The worst thing in the world varies from person to person. It may be death by fire, or by falling, or fifty other deaths. Whatever is worst or disgusting varies, and everyone has their own threshold. But the worst thing in the world also has a public face. Of course, no news picture is the real thing, or even the same as being there. The face of terror never appears in full. Besides, the daily press in Britain is not a forensic report or a freak show.
News stories recur eternally. News is an endless loop of different examples. Planes crash routinely; bombs routinely explode; huge buildings collapse; thousands die in single, man-made incidents on a regular basis. The press squeezes these events into stories. Journalists write the narrative from any one of many angles, all with photographic support. Popular formats include 'Heroes', 'Survivors', 'Victims' and 'The Bitter Deaths of the Youngest/Bravest/Most Famous/Most Promising'. Photographs exist of most types of event, but not all of them. Some of the most spectacular or dreadful events are not recorded in any photographs - events such as the destruction of whole cities or whole armies and whole peoples.
Almost everything happens out of sight. Thousands died in the 9/11 attacks, but, not surprisingly, very little of that appeared in the press. One controversial picture, taken by Richard Drew, staff photographer for Associated Press in New York, showed a man falling to his death. Some people reckoned they could name him, which would be a cruel burden for his family. Naming is not normal practice in Britain, where the dead are seen at a distance, if at all. Drew's picture is rare, but in a tradition of 'falling' imagery. Given that news value derives from stories that are the-same-but-worse, what makes this picture so poignant, even savage, is the height (and therefore the time) of the drop. The unknown, suffering stranger falls to his death. We know that happened, though we do not see it fully.
Few unknown, suffering strangers die in photographs. This may be a mercy for those living, and is not even irresponsible. When such pictures are published, blame is often attached to them for inducing 'compassion fatigue'. This special blame attached to photography is unnecessary, because our whole culture is a contract of mutual indifference. We learn the art of mis-meeting, allowing our eyes to graze over and fail to see whatever is potentially disturbing. It is not even irrational to feel nothing and fail to respond to the misery of others.
News photography is blamed for being there, for its authenticity. No matter what technological changes take place in picture gathering and printing, the press derives its authority from the truth-value of its stories and pictures. But no one can bear too much reality, so editors present it in euphemistic forms. The aftermath of terror is twisted metal, not blown flesh. Bad news often appears in pictures that are aesthetically pleasing. In fact, photographs always have some aesthetic appeal. Speaking about the collapsed towers in New York, a British photojournalist remarked that he could not help noticing the lovely effect of sunlight filtering through the debris - but then he was born into a culture that invented the Sublime. This 'art' response is as normal as curiosity, and neither is to be condemned.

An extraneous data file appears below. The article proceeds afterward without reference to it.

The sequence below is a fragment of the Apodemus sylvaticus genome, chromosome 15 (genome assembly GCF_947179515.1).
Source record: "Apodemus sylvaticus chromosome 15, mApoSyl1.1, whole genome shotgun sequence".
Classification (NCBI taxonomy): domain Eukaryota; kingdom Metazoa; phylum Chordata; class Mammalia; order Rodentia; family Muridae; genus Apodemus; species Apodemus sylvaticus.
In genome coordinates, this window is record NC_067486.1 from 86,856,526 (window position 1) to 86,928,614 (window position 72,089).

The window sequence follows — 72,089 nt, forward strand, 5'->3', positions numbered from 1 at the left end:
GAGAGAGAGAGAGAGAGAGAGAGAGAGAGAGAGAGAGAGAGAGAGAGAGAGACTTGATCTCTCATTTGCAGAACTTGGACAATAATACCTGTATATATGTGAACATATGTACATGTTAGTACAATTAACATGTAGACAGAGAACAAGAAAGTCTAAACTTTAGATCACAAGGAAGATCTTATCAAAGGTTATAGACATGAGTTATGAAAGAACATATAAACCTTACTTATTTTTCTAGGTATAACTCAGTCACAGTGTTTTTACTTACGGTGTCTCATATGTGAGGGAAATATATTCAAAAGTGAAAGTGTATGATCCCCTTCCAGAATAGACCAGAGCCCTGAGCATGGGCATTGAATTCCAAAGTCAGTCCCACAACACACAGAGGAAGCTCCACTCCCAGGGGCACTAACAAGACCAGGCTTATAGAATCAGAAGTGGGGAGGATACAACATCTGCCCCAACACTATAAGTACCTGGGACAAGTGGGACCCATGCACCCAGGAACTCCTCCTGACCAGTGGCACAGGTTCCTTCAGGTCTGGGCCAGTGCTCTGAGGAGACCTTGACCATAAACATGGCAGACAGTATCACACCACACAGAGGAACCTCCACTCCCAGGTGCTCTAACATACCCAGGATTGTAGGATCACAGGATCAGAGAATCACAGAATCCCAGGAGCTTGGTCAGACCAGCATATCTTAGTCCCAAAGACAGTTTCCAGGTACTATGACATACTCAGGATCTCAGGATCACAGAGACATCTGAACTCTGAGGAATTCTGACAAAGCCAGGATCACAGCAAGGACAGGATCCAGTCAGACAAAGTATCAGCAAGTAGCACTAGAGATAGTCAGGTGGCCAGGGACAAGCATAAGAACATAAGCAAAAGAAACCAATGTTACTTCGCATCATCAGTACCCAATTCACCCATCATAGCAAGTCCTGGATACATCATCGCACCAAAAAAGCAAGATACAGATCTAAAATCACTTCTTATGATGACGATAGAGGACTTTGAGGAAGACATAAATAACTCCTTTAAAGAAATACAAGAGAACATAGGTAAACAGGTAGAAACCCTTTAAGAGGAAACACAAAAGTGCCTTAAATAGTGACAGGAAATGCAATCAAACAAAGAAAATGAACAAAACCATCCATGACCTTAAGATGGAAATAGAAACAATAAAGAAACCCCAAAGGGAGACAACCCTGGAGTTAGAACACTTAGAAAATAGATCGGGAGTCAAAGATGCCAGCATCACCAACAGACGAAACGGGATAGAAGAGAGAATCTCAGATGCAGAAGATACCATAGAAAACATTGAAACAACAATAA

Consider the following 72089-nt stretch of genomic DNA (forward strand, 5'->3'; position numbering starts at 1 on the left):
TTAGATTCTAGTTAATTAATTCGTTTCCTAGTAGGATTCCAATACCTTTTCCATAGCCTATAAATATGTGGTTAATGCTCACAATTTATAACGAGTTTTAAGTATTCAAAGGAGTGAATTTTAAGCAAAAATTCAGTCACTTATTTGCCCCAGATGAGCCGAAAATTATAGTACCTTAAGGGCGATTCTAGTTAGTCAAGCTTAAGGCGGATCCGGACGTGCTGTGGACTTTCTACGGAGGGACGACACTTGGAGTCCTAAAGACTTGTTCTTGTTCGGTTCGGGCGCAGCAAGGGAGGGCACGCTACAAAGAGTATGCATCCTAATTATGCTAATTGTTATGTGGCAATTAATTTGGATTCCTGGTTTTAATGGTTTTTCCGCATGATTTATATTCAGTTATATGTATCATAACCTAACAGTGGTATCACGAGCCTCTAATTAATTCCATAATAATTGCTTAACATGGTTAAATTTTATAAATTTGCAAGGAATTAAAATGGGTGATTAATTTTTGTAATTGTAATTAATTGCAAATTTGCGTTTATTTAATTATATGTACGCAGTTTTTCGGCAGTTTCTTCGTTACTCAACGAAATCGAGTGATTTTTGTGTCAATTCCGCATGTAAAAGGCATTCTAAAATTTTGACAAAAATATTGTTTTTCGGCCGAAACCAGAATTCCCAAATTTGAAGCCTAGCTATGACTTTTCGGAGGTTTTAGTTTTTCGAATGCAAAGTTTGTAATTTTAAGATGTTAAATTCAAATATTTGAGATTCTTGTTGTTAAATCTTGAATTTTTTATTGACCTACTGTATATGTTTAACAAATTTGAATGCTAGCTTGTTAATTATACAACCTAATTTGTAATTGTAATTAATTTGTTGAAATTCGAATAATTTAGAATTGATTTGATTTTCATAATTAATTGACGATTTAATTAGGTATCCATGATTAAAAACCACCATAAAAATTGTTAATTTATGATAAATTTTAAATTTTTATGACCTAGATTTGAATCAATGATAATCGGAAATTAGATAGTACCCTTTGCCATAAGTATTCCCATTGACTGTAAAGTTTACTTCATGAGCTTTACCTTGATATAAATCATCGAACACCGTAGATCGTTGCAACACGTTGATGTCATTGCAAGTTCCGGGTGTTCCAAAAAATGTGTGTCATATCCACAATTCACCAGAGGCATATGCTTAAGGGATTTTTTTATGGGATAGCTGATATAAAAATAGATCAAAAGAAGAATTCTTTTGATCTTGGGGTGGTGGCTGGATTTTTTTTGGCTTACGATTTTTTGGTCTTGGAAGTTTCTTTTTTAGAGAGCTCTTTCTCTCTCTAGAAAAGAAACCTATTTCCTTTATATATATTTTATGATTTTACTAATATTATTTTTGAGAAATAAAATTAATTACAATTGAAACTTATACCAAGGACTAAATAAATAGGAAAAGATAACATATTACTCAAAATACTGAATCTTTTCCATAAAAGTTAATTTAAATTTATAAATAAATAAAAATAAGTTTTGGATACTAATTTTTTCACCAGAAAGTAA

The destruction of iconic buildings and the huge loss of life in the USA on 9/11 was, for a while, the worst thing in the world. The next day the broadsheet newspapers dispensed with advertising and devoted whole pages and double-page spreads to full-blown single images. The scale of the attacks was astonishing, but the coverage was so extensive because Americans had experienced attacks that were altogether more significant than the sum of their parts. These acts seemed at first incomprehensible in scale and in meaning. Yet what Americans were looking at was what Robert de Niro meant when he held up a bullet in The Deer Hunter and screamed 'This is this!'. De Niro's American bullet and the aircraft attacks were unequivocal. In pictures, 'This is this. It is not something else'.
Choice words in the headlines of the US press were AMERICA, NIGHTMARE, ATTACK and TERROR. The choice picture was of Manhattan as one tower burned and the second plane approached the other. The picture was a terrible and complex moment of realisation. Photographs suspend everything for a moment and keep it still, preventing it from moving on. In this case, they create a gap for onlookers to fill in their own sense of America, nightmare, attack and terror. They are the equivalent of 'This is this' in journalism. They are unequivocal: one tower burns and a plane flies towards the other. A photograph of a plane shows it fixed on flying into a tower, or a whole tower fixed in falling. In Drew's picture, one man is fixed in falling from a tower. We see him hanging there, never falling any further, so the man is dying and living forever.
However, sustaining the moment has implications: it is a charm or perhaps a curse. Time is fixed in a news photograph, certainly, but that results in other kinds of disorder in time and space. The curse of photography is to ask an onlooker to face something that may be personally uncomfortable, to say the least. Any photograph may be poignant, but news photographs such as these go deeper. They wound and bewilder; they invoke cries of anguish and anger. In this light, calls for swift revenge seem justified, if not right. Popular story formats also include 'Mourning', 'Unity', 'Retaliation'.
The result is that Americans have dealt out their own unequivocal 'This is this'. The Afghans have discovered, as did those on 9/11, that 'This is not something else'. The unequivocal retribution is, for unknown strangers, the worst thing in the world, though we who look at photographs see almost nothing of it. For us, that is something, and somewhere, else.